Brunwin seems to to be on a mission to twist the law into a pretzel. Carter, who has already tried to dismiss this case may or may not get what is going on.

Yesterday he insisted that Brunwin and Mongols attorney Joe Yanny spend today working out a list of stipulations – facts in the case that won’t be disputed at trial. Carter apparently thinks that the fewer disputed facts, the shorter the trial will be.

Carter also seems to think he can bully both sides into finally wrapping up this 13-year-old case by Christmas. He told Brunwin and Yanny, and prosecutor Steve Welk and Mongols president Dave Santillan, to return to his court in Orange County with their list of stipulations today at five p.m. Five is the height of rush hour in Los Angeles when traffic on the freeways averages between five and eight miles per hour. It will be a more than 40-mile trip for everybody involved. Yanny’s office is in Century City. Brunwin works downtown. Santillan lives on the Eastside.

That probably sums up what Carter thinks of the case. He wants it over two years ago and he thinks everybody connected to it, the Mongols and the government, deserves to be punished by being trapped in a car in Los Angeles’ daily traffic jam.

It probably won’t work. It probably won’t make the government back down. It probably won’t convince the Mongols to simply go away.


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17 Responses to “Punishment By Traffic Jam”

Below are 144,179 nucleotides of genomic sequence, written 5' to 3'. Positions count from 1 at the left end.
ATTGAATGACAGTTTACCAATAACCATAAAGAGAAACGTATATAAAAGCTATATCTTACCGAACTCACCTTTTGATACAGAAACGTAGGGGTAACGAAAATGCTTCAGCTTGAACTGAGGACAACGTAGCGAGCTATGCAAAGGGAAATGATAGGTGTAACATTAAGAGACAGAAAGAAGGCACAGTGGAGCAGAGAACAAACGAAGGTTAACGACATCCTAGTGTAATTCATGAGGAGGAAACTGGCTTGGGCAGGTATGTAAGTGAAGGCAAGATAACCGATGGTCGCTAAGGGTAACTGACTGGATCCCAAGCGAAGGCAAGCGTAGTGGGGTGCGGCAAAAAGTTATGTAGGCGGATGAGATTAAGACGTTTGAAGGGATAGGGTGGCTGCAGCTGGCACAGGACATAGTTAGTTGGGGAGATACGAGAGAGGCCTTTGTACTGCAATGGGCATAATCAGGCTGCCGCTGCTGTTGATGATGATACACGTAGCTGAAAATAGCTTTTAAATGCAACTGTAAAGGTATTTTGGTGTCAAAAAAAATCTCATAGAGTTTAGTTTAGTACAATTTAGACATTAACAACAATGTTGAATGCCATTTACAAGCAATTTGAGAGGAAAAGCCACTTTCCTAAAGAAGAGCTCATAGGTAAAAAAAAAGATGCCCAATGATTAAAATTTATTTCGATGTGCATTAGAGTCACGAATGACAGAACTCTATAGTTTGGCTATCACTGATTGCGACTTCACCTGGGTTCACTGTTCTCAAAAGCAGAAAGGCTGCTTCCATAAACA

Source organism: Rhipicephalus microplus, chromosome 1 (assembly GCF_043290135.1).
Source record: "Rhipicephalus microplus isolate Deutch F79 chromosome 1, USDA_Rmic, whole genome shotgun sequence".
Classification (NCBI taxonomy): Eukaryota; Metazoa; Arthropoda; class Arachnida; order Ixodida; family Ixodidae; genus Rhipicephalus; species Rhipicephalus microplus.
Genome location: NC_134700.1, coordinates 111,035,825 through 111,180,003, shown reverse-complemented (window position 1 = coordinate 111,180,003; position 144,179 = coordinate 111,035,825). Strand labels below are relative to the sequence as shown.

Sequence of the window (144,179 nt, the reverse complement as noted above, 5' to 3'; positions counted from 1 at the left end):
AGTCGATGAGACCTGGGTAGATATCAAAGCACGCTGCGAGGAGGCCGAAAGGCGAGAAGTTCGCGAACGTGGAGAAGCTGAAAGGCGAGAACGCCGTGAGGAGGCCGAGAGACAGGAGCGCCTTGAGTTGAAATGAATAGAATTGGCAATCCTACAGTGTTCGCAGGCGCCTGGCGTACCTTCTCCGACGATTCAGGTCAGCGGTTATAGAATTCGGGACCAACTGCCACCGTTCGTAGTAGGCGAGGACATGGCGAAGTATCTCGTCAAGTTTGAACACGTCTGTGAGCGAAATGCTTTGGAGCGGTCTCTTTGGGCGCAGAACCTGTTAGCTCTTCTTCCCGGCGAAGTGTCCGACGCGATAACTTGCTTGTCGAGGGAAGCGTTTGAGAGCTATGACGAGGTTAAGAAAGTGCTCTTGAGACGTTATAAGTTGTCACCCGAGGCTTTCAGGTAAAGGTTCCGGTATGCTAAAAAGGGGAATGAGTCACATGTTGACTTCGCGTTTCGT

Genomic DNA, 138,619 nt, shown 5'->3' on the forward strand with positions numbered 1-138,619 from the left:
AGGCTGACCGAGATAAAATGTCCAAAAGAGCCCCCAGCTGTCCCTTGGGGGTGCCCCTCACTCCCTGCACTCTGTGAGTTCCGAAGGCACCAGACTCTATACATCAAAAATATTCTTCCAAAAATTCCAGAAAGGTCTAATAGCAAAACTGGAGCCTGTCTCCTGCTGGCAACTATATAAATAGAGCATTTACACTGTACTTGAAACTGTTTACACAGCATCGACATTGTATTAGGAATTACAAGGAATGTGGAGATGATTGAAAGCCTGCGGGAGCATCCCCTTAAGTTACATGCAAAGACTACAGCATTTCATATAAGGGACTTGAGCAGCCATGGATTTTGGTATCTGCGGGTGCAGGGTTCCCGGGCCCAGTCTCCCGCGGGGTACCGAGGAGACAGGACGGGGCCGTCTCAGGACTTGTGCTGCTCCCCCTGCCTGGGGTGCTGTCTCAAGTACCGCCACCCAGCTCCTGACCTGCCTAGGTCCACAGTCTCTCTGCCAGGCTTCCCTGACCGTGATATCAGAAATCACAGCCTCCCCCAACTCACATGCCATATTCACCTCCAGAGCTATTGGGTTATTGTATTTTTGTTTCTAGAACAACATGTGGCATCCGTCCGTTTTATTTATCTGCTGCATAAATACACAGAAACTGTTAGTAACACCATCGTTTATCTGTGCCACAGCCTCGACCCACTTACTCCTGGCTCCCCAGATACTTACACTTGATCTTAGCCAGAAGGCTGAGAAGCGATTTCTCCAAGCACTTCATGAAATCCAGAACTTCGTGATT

1. Belfast Says:

    HERbert was very much a member in good standing when he shot unarmed men getting gas and to say otherwise is just dishonest and it makes me really wonder about your sources. He will also be testifying, the Feds had Josh with in hours and he immediately began cooperating. That’s why he was allowed to stay out and pay visits to his “brothers” they wanted to show a conspiracy and he helped them do it. Also why he is no loner going to court. His case will be settled once he finishes singing and honestly it all starts at the top. If you think there not gonna show Tiny Dave wearing an adios shirt then your foolish. Starting to actually make it too easy for these Feds. That Mongirl who ambushed the charity event in Bakersfield just gave them even more! It was all premeditated, they even texted it! Too bad for him he had bad aim and got himself shot up and killed bye a man but honestly if something doesmt come in to California like prison politics or some way of keeping the shit to a minimum all clubs are gonna be gone soon. Getting shot of your scoot just isn’t the way we’re all going to keep this thing alive and I know there is shitry acts on both sides and all clubs have a member or two who have acted cowardly and helped fame these flames but I just hope it eventually stops. We have far more to fight for then to fight. Against and it’s gonna effect us all. Take er easy.. Appreciate what you do Rebel! Last of a dying breed that’s for sure. Bobby Belfast 1%er

  2. david Says:

    Whether Carter, all previous attorney “judges’ or Mickey Mouse sit on the bench, the Fascist federal courts will do whatever they please in the cases.

    If patches are ruled stealable, the Fascist Knights of Columbus logo will still be carried by those religious Fascists AND, the Congressional Fascists ain’t going to remove the twin Fascist symbols on either side of THEIR podium.

  3. MtPockets Says:

    Aging Rebel t-shirt????
    Where do I buy one?
    Or seven. I need a new wardrobe…


    8 MPH is speed in this area, Also seeing the save the patch event video made me remember Rebel was that you who I saw there wearing the brown ageing rebel T shirt??? 13

  5. freebird Says: